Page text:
From James McHenry
May 23nd 1799
The President thinks it highly expedient, that no time should be lost in selecting proper characters to officer the twenty four regiments of Infantry, the regiment and Battalion of Riflemen, the Battalion of Artillerists and Engineers and the three regiments of cavalry which may be raised in pursuance of the act giving eventual authority to the President of the United States to augment the army passed the 2nd of March last,1 and contemplates, as soon as the selection is closed, to make the appointments.
The selection of officers for the eventual army appears to be an object of primary importance, requiring all imaginable circumspection and care: their characters for courage, talents, and conduct, ought, if possible, to be such as to inspire a general, and well grounded confidence that the fate of their country may be safely entrusted to them.
I have, therefore, to request you will accord your full attention to the subject, and furnish me, as soon as practicable, with a list of the names of such characters in your state to fill the annexed military grades, in the eventual army, as in your opinion, are best qualified, and willing to serve in case of an actual war, which will render it indispensable to recruit the men for the most extended army.
You will doubtless find a facility in forming the list from consulting and co-operating with proper persons in the different parts of your State who may be best calculated to give information of the requisite particulars, and upon whose patriotism and judgment a full confidence may be placed.
Every cautionary measure is necessary to guard against errors in appointments, which too frequently result from the case with which recommendations are generally obtained, the partialities of friends, and a delusive hope that men of bad habits, by being transplanted into the army, will become good officers and good men.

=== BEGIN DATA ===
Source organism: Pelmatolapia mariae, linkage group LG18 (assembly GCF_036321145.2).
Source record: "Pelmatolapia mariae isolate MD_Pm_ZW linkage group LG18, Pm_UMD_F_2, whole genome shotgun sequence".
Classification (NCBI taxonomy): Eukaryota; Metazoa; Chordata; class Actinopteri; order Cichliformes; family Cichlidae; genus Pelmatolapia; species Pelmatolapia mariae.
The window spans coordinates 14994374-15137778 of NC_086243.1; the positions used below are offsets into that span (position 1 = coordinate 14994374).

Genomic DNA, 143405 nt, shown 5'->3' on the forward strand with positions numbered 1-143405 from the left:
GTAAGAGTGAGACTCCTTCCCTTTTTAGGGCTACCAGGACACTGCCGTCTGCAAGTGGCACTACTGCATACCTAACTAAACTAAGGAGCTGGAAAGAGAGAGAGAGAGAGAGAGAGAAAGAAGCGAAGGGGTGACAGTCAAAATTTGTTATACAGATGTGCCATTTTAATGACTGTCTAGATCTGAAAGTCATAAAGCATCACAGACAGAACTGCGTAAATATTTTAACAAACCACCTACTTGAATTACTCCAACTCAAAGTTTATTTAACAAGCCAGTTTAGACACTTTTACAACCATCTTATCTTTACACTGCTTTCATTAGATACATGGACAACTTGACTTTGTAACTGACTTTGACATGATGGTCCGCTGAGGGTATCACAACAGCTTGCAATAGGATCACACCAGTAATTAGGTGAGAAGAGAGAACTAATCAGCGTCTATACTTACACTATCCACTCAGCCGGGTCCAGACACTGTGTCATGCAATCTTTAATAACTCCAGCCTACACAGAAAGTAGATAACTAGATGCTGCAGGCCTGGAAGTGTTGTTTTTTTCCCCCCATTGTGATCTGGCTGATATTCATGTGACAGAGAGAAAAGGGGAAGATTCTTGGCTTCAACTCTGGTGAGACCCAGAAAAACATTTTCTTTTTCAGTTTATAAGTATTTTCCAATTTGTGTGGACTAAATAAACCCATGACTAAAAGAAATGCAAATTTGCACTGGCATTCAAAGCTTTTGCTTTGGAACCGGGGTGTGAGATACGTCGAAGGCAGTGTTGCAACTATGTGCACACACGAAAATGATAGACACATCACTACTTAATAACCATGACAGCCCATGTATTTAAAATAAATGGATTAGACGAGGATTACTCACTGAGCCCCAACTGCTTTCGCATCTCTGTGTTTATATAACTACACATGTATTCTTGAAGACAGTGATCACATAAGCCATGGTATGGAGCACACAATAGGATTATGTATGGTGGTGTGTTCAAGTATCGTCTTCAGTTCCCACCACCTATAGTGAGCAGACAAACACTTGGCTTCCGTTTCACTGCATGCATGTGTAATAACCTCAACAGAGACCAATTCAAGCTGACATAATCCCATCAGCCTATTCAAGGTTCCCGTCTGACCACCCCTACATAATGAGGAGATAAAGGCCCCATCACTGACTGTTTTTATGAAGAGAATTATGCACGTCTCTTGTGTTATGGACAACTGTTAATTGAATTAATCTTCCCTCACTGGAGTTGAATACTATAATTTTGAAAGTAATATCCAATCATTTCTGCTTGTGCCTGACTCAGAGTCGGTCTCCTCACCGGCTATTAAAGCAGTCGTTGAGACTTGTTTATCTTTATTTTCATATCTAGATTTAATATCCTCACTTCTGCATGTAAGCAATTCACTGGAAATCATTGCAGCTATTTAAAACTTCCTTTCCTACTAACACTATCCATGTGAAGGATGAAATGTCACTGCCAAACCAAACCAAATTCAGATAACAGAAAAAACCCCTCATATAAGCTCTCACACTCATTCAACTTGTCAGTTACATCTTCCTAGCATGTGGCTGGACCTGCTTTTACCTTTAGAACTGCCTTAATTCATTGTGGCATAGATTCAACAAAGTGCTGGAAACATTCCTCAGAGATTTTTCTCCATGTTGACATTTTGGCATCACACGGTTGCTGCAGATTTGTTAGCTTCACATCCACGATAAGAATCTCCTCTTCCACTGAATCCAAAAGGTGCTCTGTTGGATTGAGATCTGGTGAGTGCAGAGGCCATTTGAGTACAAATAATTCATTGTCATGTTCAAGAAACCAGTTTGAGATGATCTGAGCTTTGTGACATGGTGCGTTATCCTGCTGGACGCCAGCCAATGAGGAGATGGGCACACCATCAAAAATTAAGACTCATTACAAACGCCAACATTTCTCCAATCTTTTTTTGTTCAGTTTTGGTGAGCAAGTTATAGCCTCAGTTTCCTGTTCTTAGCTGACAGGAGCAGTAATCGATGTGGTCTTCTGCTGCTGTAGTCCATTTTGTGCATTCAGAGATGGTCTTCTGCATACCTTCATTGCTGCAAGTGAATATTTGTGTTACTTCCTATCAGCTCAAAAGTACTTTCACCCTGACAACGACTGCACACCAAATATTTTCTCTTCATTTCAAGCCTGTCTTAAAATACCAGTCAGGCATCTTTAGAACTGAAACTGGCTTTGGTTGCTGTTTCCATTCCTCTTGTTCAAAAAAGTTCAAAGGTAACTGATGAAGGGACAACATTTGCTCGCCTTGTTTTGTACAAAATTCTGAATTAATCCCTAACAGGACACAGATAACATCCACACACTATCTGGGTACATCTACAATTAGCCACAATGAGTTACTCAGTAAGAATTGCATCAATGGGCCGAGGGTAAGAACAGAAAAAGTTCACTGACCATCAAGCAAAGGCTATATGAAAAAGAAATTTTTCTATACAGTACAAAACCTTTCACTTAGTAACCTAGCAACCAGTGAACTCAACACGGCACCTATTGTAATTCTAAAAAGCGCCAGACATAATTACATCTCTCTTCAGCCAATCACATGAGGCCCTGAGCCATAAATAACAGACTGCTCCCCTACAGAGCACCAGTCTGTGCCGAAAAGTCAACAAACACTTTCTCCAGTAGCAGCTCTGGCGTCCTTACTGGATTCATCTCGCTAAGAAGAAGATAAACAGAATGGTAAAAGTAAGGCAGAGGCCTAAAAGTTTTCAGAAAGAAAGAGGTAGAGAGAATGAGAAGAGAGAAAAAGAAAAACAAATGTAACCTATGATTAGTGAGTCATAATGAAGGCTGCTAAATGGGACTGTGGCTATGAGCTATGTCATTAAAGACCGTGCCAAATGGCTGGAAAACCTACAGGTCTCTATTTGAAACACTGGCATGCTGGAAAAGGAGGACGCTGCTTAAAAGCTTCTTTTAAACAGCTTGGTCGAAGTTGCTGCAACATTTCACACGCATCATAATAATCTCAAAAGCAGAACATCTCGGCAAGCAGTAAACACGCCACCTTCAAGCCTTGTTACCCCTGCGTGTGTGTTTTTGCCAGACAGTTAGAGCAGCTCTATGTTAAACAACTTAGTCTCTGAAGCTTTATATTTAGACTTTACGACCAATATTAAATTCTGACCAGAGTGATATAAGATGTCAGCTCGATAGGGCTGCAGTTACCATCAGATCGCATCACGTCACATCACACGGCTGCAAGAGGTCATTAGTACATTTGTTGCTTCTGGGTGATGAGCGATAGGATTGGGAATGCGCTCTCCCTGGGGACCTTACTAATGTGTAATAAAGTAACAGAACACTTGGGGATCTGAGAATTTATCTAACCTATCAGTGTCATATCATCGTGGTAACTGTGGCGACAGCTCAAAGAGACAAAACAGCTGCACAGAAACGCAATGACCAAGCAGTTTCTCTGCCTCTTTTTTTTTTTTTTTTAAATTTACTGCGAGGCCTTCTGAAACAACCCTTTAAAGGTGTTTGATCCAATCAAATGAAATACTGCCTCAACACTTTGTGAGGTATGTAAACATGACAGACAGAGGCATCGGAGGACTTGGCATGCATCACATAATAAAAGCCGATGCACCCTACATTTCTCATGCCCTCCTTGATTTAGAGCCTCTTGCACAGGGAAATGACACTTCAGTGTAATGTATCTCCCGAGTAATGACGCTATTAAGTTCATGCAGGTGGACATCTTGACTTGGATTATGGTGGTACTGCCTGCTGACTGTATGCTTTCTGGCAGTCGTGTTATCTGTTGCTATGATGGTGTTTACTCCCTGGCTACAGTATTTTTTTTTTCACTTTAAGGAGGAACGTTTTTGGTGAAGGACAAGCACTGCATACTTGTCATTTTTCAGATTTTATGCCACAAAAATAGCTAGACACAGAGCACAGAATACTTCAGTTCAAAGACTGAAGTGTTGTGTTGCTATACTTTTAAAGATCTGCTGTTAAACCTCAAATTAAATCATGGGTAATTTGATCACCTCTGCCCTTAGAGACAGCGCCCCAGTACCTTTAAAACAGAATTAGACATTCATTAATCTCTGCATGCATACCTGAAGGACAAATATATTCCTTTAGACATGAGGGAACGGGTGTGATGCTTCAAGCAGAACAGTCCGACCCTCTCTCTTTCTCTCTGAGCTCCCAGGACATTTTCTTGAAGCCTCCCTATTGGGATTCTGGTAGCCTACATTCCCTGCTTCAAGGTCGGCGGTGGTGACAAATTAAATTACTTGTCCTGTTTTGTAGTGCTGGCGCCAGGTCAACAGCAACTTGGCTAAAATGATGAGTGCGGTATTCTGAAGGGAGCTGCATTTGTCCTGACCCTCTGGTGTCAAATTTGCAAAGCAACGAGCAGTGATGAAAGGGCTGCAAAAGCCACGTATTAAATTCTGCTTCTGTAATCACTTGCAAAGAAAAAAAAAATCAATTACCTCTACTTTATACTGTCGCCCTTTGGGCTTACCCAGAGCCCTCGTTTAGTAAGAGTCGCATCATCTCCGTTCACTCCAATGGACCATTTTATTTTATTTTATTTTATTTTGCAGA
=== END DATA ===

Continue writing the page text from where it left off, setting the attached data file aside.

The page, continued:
The officers proposed to be drawn from the State of New York are Viz
|Two Colonels||One Major|
|Four Majors||Four Captains &|
|Twenty two Captns &||Eight Subalterns of Artillery|
|Forty four subalterns of Infty|
In making the selection it will be proper to allow, if fit characters present themselves for a choice, a due proportion of Captains and subalterns to the several counties, according to their respective population, as well with a view to facilitate the recruiting service as to give general satisfaction. This rule, however, is not meant to be invariably observed as to exclude great superiority of talents, by too strict an adherence to it.
As circumstances may exist at the time of the Presidents making the appointments which may render it proper to make some changes in the list with which I may be furnished, you are requested not to give the parties recommended such positive assurances as will render a change impracticable without wounding, too sensibly, their feelings.
With great respect, I have the honor to be, Sir, your most ob Hb ser
Major Genl A. Hamilton.
LS, Hamilton Papers, Library of Congress.
1. 1 Stat. description begins The Public Statutes at Large of the United States of America, I (Boston, 1845); II (Boston, 1850). description ends 725–27. See also the introductory note to H to James Gunn, December 22, 1798.